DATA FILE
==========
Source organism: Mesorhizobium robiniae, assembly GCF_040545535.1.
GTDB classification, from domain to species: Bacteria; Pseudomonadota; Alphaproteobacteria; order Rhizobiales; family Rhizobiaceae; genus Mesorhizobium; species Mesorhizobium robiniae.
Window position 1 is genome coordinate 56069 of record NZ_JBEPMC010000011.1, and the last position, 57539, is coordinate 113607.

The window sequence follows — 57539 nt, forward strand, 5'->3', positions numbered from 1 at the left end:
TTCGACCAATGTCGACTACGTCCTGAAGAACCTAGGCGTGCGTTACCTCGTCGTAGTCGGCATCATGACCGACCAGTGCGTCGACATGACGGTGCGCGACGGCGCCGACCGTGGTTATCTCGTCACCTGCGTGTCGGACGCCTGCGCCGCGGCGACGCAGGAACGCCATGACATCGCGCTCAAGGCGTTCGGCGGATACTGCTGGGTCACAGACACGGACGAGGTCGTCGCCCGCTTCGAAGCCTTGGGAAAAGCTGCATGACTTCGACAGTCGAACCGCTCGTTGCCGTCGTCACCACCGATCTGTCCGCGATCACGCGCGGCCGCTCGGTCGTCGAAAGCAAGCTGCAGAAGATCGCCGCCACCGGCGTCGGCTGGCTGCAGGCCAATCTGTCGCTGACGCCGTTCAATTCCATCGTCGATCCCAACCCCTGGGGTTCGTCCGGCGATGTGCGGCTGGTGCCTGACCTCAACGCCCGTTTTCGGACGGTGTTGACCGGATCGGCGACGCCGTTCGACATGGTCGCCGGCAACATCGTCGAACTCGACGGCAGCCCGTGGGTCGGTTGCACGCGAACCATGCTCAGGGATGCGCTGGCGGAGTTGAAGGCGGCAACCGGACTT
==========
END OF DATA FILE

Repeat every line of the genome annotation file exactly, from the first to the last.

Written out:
Source organism: Mesorhizobium robiniae, assembly GCF_040545535.1.
GTDB classification, from domain to species: Bacteria; Pseudomonadota; Alphaproteobacteria; order Rhizobiales; family Rhizobiaceae; genus Mesorhizobium; species Mesorhizobium robiniae.
Window position 1 is genome coordinate 56069 of record NZ_JBEPMC010000011.1, and the last position, 57539, is coordinate 113607.

The window sequence follows — 57539 nt, forward strand, 5'->3', positions numbered from 1 at the left end:
TTCGACCAATGTCGACTACGTCCTGAAGAACCTAGGCGTGCGTTACCTCGTCGTAGTCGGCATCATGACCGACCAGTGCGTCGACATGACGGTGCGCGACGGCGCCGACCGTGGTTATCTCGTCACCTGCGTGTCGGACGCCTGCGCCGCGGCGACGCAGGAACGCCATGACATCGCGCTCAAGGCGTTCGGCGGATACTGCTGGGTCACAGACACGGACGAGGTCGTCGCCCGCTTCGAAGCCTTGGGAAAAGCTGCATGACTTCGACAGTCGAACCGCTCGTTGCCGTCGTCACCACCGATCTGTCCGCGATCACGCGCGGCCGCTCGGTCGTCGAAAGCAAGCTGCAGAAGATCGCCGCCACCGGCGTCGGCTGGCTGCAGGCCAATCTGTCGCTGACGCCGTTCAATTCCATCGTCGATCCCAACCCCTGGGGTTCGTCCGGCGATGTGCGGCTGGTGCCTGACCTCAACGCCCGTTTTCGGACGGTGTTGACCGGATCGGCGACGCCGTTCGACATGGTCGCCGGCAACATCGTCGAACTCGACGGCAGCCCGTGGGTCGGTTGCACGCGAACCATGCTCAGGGATGCGCTGGCGGAGTTGAAGGCGGCAACCGGACTT